Harland had a brace on his leg that seemed like a bear trap in need of a good oiling. He stomped around Will Theater squeaking and wheezing and barking orders left and right. The play requires a huge cast and goes on and on and on. I'm not sure why this play has lasted as long as it has, why the generous folds of time haven't been good enough to disappear it forever, but it is still around and we were the latest fools to take a crack at it.

Like I said, I had to look up a synopsis to find out that I played Bob Acres. All I can remember is that I played a coward and no amount of groveling or sniveling was sufficient for Mr. Meltzer. The man I was supposed to have a duel with was a giant slow-moving slow-talking ACTOR who saw each word he uttered as a way to exercise the muscles in his face. Performing this play was EXCRUCIATING.

The set was as hazy in the moment as my memory of the entire process is now. I remember cavernous space spiked by columns and strange wispy tree branches, the playing space peppered with a bench here and a flat there. Every time you walked on stage you felt as if you might just never find your way off again.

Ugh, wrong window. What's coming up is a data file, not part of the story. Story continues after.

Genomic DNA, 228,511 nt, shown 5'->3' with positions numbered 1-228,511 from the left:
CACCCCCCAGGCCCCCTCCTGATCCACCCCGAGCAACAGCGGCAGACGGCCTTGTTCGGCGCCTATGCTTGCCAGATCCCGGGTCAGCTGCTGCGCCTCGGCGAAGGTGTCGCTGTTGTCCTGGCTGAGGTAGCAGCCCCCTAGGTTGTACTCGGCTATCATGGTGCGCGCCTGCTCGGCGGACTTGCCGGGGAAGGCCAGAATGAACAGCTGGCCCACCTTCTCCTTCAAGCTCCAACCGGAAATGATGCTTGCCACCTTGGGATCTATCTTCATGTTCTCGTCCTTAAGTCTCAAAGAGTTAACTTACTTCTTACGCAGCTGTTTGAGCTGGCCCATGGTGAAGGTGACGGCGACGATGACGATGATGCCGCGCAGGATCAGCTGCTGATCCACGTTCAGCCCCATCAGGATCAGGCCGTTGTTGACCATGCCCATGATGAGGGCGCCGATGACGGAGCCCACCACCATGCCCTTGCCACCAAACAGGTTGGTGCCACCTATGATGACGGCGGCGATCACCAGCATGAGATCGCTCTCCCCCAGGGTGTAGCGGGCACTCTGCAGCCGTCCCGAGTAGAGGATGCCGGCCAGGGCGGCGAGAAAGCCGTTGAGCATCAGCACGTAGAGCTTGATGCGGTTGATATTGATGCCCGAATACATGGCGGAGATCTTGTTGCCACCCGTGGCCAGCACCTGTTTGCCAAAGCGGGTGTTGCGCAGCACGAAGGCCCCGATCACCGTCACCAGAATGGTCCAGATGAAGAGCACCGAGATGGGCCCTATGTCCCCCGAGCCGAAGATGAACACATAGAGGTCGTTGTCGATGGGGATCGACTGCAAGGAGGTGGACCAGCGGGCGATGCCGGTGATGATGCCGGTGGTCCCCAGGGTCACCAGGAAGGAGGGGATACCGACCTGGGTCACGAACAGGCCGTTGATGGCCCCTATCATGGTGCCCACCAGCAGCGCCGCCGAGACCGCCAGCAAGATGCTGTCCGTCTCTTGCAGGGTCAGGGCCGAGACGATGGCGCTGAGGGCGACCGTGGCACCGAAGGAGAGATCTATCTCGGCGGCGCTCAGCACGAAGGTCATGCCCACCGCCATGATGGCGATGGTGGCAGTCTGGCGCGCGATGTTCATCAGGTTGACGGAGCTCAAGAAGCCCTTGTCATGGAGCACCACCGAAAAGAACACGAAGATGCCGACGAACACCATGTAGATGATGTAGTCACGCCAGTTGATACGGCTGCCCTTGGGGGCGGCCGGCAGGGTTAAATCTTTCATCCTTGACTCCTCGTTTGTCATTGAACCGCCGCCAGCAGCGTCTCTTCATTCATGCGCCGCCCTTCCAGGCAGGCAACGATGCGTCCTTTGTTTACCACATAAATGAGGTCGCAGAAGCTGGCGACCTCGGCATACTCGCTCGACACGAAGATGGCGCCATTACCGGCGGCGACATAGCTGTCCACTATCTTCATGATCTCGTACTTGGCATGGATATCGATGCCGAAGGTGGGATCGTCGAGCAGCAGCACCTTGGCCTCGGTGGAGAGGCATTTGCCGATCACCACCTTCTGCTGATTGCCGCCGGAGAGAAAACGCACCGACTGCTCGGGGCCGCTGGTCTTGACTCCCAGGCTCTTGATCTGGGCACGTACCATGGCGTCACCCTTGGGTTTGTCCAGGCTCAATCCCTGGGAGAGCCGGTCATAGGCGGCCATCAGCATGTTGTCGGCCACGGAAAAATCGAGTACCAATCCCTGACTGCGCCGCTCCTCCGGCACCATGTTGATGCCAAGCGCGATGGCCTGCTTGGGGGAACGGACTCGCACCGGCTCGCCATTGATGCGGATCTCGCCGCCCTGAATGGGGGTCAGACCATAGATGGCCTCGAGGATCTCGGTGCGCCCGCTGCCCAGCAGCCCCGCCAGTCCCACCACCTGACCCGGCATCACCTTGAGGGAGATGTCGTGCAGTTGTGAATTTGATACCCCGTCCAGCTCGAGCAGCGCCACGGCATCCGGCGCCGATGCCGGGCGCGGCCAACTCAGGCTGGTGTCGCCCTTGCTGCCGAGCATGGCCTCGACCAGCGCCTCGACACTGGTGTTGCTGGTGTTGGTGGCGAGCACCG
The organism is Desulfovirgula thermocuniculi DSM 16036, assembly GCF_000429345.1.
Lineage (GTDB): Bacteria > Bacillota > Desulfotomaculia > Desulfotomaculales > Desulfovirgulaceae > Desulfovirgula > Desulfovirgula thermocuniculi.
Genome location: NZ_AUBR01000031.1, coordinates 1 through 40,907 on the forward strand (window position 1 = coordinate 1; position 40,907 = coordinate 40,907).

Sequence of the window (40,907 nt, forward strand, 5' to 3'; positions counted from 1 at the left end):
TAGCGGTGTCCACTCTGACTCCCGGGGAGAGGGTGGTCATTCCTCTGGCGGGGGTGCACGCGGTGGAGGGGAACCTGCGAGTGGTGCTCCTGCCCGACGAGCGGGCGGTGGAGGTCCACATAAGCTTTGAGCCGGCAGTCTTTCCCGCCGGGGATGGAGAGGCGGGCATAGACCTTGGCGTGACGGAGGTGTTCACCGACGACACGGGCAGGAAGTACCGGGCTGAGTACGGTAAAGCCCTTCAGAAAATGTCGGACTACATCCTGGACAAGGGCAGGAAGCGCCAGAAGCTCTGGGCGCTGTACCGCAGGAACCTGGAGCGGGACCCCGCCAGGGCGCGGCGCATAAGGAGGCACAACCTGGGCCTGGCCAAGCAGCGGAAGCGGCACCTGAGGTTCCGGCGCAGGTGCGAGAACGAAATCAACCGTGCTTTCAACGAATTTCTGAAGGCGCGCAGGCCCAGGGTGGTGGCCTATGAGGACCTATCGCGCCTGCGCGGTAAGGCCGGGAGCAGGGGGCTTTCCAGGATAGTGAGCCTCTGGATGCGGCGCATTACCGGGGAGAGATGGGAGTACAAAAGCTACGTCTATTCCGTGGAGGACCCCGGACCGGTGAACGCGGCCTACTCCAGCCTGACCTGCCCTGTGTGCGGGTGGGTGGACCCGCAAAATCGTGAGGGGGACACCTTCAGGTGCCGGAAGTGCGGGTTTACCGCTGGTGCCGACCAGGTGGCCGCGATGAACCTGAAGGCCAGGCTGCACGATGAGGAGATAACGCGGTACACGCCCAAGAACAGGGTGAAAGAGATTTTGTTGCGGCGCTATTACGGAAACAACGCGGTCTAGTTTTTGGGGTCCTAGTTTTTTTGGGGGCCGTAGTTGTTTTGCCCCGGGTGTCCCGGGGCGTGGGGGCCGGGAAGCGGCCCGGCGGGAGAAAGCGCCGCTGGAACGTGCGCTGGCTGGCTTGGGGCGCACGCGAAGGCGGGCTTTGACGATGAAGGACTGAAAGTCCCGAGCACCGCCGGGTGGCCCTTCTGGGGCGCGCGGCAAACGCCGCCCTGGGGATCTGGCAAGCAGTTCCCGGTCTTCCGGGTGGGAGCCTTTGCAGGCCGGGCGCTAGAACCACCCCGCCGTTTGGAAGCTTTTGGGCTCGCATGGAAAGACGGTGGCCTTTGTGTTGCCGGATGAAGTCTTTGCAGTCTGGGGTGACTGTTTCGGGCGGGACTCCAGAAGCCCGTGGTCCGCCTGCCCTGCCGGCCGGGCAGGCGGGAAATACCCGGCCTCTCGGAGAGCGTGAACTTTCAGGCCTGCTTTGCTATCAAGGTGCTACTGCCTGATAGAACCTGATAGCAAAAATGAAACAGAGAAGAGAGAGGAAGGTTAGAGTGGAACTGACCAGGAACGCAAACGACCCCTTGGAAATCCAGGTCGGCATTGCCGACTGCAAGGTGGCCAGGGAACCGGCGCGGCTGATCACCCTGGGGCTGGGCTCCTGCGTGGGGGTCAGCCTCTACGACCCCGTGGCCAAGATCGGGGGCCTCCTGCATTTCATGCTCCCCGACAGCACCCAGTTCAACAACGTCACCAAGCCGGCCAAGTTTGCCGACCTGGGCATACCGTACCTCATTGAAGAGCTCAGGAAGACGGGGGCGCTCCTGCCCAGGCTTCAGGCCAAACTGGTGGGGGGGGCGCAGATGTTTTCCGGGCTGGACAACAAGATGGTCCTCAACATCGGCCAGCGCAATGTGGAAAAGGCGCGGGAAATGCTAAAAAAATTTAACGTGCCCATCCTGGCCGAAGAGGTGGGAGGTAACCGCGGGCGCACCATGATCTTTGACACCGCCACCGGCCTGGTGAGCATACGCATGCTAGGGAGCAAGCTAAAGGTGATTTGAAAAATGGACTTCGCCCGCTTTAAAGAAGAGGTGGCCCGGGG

At the time I was furious. This was going to be my last play at URI??? (Little did I know that I would be back for one final show after spending a year in France.)

My personal life was a sort of twisted mirror of the production. The relationship I'd been in since the beginning of the year was knotting new nooses daily. I'd broken up with her for an old friend, changed my mind, she'd gone back to someone else, changed her mind, I'd bounced back and forth like a pinball in an angry machine.

The whole atmosphere of the theater department seemed soured and I was a big part of it. I was actively bitter, acerbic by choice. The jaded core of me expanded exponentially as the semester drew to a close. This is when the infamous Plum On My Heel incident occurred.